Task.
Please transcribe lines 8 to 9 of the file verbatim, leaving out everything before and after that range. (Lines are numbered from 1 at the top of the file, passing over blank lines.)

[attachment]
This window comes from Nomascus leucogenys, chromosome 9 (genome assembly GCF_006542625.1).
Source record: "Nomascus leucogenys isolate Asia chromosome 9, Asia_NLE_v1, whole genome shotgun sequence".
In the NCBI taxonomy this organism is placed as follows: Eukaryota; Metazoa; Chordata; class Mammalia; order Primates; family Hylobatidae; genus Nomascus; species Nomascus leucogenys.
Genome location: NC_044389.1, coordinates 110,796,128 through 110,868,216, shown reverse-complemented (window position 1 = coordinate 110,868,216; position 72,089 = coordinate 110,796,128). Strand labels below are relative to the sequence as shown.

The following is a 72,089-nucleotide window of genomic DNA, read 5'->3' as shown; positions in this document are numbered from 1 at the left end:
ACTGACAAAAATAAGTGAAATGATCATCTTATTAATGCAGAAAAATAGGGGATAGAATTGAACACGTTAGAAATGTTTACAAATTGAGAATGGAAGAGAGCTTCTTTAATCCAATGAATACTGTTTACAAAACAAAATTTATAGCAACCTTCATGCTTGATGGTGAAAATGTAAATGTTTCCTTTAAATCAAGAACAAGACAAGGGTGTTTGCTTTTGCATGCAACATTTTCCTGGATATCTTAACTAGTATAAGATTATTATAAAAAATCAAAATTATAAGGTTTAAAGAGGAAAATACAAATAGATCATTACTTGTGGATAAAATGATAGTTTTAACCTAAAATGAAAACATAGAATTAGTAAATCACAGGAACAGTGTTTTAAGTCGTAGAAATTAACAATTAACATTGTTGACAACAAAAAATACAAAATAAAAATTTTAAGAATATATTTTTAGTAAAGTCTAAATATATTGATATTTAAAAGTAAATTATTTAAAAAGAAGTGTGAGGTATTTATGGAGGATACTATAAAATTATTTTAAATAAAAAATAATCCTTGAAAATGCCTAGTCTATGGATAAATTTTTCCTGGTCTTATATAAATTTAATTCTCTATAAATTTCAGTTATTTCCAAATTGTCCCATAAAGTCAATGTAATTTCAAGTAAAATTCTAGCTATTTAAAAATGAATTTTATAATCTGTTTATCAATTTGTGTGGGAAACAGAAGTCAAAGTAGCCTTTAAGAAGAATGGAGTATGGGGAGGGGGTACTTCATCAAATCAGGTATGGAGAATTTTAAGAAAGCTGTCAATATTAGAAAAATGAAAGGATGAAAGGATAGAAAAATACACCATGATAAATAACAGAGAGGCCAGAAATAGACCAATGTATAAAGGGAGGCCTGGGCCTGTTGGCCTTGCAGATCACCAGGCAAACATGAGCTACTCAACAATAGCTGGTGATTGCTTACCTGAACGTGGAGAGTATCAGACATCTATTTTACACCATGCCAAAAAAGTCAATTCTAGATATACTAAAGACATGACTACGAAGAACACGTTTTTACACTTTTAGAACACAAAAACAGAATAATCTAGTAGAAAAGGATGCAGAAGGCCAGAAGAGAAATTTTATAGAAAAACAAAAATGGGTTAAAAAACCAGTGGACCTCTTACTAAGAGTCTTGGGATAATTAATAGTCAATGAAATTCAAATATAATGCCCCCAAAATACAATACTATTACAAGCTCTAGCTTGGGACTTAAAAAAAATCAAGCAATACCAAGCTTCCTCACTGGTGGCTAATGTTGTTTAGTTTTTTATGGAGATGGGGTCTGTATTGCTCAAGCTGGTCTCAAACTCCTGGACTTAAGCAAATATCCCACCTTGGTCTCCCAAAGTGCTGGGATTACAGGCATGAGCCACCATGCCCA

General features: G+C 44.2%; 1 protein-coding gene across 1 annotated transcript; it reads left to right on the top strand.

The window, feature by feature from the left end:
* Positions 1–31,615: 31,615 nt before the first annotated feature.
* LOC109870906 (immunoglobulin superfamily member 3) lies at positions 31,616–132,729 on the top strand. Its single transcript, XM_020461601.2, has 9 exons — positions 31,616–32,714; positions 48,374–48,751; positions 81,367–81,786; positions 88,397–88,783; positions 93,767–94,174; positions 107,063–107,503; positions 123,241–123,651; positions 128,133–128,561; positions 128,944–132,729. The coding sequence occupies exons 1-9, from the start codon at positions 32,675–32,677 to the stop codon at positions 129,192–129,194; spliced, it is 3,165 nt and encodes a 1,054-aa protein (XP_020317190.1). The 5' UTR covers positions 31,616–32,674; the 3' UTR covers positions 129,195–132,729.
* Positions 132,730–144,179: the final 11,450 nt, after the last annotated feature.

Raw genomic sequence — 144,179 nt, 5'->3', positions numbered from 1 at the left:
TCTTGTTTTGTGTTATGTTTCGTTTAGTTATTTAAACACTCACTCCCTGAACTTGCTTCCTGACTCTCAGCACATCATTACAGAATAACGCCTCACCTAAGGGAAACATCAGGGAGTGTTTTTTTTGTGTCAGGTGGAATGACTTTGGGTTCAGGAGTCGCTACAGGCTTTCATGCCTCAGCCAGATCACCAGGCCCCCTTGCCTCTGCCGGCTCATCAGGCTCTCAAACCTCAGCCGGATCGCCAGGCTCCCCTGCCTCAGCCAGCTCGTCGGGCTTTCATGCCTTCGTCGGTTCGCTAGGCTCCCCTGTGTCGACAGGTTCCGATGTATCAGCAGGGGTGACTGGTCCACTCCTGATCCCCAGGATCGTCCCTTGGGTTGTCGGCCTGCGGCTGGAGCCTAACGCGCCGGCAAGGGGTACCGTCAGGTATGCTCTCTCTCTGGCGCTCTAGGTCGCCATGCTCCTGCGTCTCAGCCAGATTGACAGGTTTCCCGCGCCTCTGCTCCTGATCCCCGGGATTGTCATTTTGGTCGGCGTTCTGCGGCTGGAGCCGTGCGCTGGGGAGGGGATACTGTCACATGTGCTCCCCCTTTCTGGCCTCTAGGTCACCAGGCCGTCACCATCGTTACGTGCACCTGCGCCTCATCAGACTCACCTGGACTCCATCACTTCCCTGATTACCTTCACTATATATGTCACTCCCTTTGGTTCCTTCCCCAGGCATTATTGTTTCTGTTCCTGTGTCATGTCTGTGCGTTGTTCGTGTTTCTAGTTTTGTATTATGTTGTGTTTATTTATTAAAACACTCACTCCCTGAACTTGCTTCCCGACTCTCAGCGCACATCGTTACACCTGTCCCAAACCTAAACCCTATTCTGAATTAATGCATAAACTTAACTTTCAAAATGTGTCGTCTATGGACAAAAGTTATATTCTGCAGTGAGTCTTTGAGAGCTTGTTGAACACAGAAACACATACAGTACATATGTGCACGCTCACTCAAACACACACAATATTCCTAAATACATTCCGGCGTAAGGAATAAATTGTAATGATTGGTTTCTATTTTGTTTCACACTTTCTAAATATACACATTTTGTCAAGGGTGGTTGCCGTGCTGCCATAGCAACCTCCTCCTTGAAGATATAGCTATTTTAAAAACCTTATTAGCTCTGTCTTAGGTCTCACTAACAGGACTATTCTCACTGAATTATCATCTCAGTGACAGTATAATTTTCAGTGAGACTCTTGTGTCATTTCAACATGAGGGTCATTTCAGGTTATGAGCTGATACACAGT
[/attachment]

The window, feature by feature from the left end:
* Positions 1–31,615: 31,615 nt before the first annotated feature.